Camberwell comedian Jenny Eclair wonders why London has to be so difficult for the elderly and disabled…
My mother has just been in town. She arrived briefly en route to visit some army friends in Devon. She caught a train from Preston and needed to change at Euston to get to Paddington. Have you any idea how exhausting getting around London is for a semi-disabled 85 year-old-woman?
Even with my sister and I taking an elbow each, it’s a very long schlep from the far end of platform four, across the concourse and down to the underground taxi rank. She could have organised assisted passage, but she didn’t want to – she is fiercely independent and for some reason has a strange aversion to perching on a beeping electric wagon. Old Northern ladies can be weird about stuff like that.
All she wanted to do was use the bathroom at Euston, but unless you are in possession of something called a ‘radar key’, you cannot gain access to the disabled loos on London Railway stations. This is because, if they aren’t locked at all times, they will be overrun by junkies, undesirables and sex-crazed commuters. Really?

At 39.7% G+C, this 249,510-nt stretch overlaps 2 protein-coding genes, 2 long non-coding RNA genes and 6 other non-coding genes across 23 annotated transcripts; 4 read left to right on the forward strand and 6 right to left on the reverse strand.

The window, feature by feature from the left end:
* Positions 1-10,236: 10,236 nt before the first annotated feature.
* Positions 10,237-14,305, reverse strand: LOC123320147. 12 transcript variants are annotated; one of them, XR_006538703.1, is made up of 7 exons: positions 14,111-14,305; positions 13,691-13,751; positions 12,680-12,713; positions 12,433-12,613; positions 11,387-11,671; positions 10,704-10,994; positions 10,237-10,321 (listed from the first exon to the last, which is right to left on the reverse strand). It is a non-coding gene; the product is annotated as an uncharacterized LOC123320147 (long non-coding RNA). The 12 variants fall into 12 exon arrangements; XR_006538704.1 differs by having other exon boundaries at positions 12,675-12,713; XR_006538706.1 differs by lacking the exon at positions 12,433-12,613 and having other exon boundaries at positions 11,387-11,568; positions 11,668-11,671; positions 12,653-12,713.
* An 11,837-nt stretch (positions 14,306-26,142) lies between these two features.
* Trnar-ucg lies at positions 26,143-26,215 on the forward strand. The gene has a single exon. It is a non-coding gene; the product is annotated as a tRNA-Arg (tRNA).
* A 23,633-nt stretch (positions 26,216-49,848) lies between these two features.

Does absolutely everything in the capital have to be a battle for the old and disabled?
How about just having a few loos on ground level, overseen and cleaned by a nice friendly member of staff, someone with a bit of sympathy who could possibly help out should the need arise? Does absolutely everything in the capital have to be a battle for the old and disabled?
She came back a few weeks later to stay for a couple of nights because she wanted to see the play her granddaughter had written, which is on at Theatre 503 in Battersea. This is a brilliant fringe venue, but it’s above a pub – there is no lift, not even a Stannah, and there must be a hundred steps. It’s no one’s fault, I understand there aren’t enough funds for disabled access, but I’m a bit embarrassed about it and I wish things could be easier.